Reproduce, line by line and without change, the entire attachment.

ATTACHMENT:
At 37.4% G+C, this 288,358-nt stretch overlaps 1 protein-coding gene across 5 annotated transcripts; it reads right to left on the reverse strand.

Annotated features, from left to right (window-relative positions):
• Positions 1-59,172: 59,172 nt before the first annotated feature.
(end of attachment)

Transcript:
At 37.4% G+C, this 288,358-nt stretch overlaps 1 protein-coding gene across 5 annotated transcripts; it reads right to left on the reverse strand.

Annotated features, from left to right (window-relative positions):
• Positions 1-59,172: 59,172 nt before the first annotated feature.